There have been over 30 pieces of debris found from MH370- either confirmed from the actual plane or from a Boeing 777.
The search in the southern Indian Ocean didn’t start until 10 days after the loss of MH370 and that was well to the south of where the 777 is now thought to have crashed.
A search of that area where MH370 is now believed to have crashed did not start till March 28, 2014, and ran till April 4.
In that search, debris was spotted from a New Zealand Air Force search plane but it could not be located by search ships and the first physical debris was not found until July 29th 2015.
That was the 777’s right Flaperon found in Reunion by Johnny Begue.
Almost five months later on December 23, 2015, Schalk Luckhoff found an engine cowling nameplate “Roy” in South Africa. He photographed it but did not hand it in because of the smell from all the barnacles attached to it. Three months later Neels Kruger stumbled across it – now minus the barnacles that had died and dropped off – and handed it in.
On December 27, 2015, the No.7 Flap Fairing 676EB was found in Mozambique by Liam Lotter (below).
Into 2016 the debris finds accelerated with famous wreck hunter Blaine Gibson (below) finding a horizontal stabilizer panel “No Step” in Mozambique on February 27.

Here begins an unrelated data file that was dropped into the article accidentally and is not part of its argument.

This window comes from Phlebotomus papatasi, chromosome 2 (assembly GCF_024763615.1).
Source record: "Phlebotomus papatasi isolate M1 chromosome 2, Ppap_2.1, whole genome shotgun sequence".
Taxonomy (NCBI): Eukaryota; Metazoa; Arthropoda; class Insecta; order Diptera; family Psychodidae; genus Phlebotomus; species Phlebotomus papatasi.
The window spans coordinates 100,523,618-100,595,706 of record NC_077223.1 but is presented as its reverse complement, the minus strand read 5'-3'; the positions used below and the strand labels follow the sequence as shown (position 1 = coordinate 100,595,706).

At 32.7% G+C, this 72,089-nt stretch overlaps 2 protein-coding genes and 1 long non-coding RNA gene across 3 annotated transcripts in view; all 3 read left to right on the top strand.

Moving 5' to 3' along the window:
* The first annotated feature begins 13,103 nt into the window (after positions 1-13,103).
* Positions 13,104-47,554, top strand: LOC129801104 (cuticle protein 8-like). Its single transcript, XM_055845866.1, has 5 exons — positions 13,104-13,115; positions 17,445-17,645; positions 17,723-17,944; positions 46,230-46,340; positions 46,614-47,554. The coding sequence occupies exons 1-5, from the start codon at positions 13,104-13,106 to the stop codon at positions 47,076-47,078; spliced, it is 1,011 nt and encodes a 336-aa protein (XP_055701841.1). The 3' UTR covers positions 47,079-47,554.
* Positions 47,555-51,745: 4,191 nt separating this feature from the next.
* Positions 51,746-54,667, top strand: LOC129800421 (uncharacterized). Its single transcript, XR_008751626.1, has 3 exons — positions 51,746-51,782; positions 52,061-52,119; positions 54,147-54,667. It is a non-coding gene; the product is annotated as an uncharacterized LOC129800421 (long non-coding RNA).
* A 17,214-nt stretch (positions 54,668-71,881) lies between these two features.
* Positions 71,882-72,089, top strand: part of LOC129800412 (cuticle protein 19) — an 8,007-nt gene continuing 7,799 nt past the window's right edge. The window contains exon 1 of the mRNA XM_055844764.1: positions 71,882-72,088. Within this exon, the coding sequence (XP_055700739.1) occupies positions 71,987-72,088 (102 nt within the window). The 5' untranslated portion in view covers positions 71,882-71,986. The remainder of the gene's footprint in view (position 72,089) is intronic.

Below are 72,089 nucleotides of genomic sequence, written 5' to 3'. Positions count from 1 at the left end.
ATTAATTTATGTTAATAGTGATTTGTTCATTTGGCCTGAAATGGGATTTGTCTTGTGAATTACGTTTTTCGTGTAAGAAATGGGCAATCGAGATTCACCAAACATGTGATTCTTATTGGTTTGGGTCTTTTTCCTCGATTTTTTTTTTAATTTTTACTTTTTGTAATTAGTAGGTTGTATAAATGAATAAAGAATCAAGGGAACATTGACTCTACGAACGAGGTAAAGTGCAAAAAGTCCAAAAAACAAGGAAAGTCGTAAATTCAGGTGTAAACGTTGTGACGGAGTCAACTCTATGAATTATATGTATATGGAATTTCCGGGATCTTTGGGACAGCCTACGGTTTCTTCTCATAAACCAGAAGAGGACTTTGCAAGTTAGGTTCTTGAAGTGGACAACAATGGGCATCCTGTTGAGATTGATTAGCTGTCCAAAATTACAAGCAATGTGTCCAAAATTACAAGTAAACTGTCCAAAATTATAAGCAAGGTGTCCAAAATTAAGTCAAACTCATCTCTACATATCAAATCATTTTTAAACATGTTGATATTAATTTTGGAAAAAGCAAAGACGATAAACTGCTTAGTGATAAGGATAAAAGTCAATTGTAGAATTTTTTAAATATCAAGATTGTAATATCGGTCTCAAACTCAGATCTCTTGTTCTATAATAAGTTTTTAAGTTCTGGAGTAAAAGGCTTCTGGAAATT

Mr. Gibson had sought guidance from the highly respected Oceanographer Professor Charitha Pattiaratchi who is based at the University of Western Australia.
“The simulations that Chari ran which predicted where debris would go and when it would arrive were done from about 32.5° S 96.5°E,” Mr Gibson said.
“Chari has always said that the location of MH370 would be found most likely between 32 and 33 degrees south.”
The actual location from the breakthrough tracking done by aerospace engineer Richard Godfrey is 33.192S 95.194E which is around 6nm (11km) to the east of the 7th Arc and extremely close to Prof Pattiaratchi’s drift model.
Mr. Gibson quickly became the focus of the debris hunt with his encouragement to locals to look for debris and hand it in.
“Media publicity from the discovery of No Step resulted in private citizens being on the lookout, recognizing, finding, and reporting more debris,” Mr. Gibson said.
And that attention paid dividends with cabin divider bulkhead debris found in Rodrigues by Jean Dominique and Suzy Vitry on March 30, 2016.
Mr. Gibson then found three items of debris in Madagascar on June 6, 2016 and another 2 pieces on June 12 and three more later that month, many from within the 777’s cabin, including the monitor case from the back of an economy class seat. He later found more small pieces of interior cabin debris.
“These pieces and the cabin divider proved that MH370 shattered on impact and was not gently flown onto the sea,” Mr. Gibson said.
A major find was on June 20, 2016, when an outboard flap – that was originally positioned next to the flaperon – was found in Tanzania by local fishermen (below).
Investigators found that the damage to that flap could only have been done if it was stowed indicating that the final moments of the flight were not controlled.
Then on August 26, 2016, a piece of the right vertical stabilizer was found in Mozambique by Jean Viljoen.
Mr. Gibson and a local fisherman found the right engine inner vortex generator debris in Madagascar in September 2016.